In honor of the season four premiere of “Mad Men” on Sunday, July 25th at 10/9 Central on AMC, this weekend The Frisky is re-posting a few of our favorite “Mad Men”-inspired essays.
It’s one thing to switch on the TV for “Mad Men” each week, vicariously sip whiskey and smoke stogies with Don Draper and Co., and experience (or re-experience) life in the 1960s. I, like most other women in America, jumped at the chance to give my look a makeover complete with red lips, the pencil skirts, the swooping coifs, and the tight cardigans that give Joan, Betty, and Peggy their sexy, vintage sizzle. Hell, I even found myself harboring the urge to tie on a frilly apron and bake something wholesome for my husband. It’s fun, escapist even, to dabble in outdated social stereotypes and play the victim to those womanizing ways that dominated the “Mad Men” era. We’re safe in the knowledge that times have changed, and we can go back to being empowered, successful, respected alpha-females whenever we feel like it. Or so I thought. Keep reading »
As a divorced woman in my 30s, meeting a man wasn’t always a top priority, but when I gradually started dating again, I called in my two wingwomen who were also on the prowl, Dana and Mary, for support. Both of these beautiful 30-somethings have had my back for years. They’ve been my wingwomen in everything from moving into a new apartment to keeping me sane throughout my divorce. I couldn’t have adjusted to single life again without them.
So when Friday night came and I was raring to go out, I called my girls. We put on our heels, stepped up our makeup, and headed to our favorite lounge hoping to meet the men of our dreams. Keep reading »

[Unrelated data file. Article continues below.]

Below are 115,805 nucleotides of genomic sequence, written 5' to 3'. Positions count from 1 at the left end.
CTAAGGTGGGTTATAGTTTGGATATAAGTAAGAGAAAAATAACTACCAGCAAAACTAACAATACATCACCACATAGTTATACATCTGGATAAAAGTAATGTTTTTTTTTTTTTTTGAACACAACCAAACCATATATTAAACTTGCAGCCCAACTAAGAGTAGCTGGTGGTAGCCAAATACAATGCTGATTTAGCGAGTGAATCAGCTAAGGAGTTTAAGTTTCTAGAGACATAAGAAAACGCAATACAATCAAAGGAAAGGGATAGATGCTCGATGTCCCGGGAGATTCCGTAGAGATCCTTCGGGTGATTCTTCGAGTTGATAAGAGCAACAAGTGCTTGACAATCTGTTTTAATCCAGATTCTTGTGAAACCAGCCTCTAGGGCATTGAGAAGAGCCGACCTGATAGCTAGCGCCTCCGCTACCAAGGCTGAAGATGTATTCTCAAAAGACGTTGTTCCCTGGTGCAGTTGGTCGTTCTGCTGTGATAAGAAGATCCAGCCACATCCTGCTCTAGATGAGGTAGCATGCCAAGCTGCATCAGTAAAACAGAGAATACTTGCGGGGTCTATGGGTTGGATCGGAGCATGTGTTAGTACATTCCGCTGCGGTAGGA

Megin and I first met as mid-level slaves to the fashion industry eight years ago. I recognized a kindred spirit the minute I caught her screaming harsh obscenities at her computer. We’ve been through boyfriend breakups, apartment break-ins, and career changes. So when she asked me to be a bridesmaid, I jumped at the chance to stand by her side and watch her start a new life with the man she loved. Of course I wanted to support her in any way possible on her big day; I just didn’t realize how much it would cost me! Keep reading »
I can hardly believe it, but Drew, my husband, and I will be celebrating our first wedding anniversary in just five days. Has a whole year really gone by since the day we said “I do”? Actually, no, because neither of us said “I do.” I think what we really said to the Rabbi when he married us was: “We will say “yes” to whatever you ask us as long as we never, ever, ever have to plan another wedding again! Also, let’s wrap this thing up so we can go drink champagne and eat cannoli cake!” Anyway, according to the calendar, almost a whole year has gone by since that day, and, I’m happy to say: so far so good. But all that could change next week when Drew and I go on our first ever road trip together to celebrate our anniversary. Keep reading »
There are topics people won’t touch at cocktail parties because it’s not “polite conversation.” These are subjects people secretly want to discuss, but, when broached over hummus and Merlot, make them uncomfortable. These are precisely the things I love talking about. So here goes: My husband and I just graduated from couple’s therapy.
We started going about two years ago. We had just gotten back from a vacation with friends in the Bahamas with our then-3-year-old twins. There’s something about couples in trouble and the Caribbean, an unspoken belief that perhaps the turquoise water will bring clarity. That the sun and sand will somehow breathe new life into a choking, gasping union. I know several couples who returned from a Caribbean vacation and immediately divorced. Keep reading »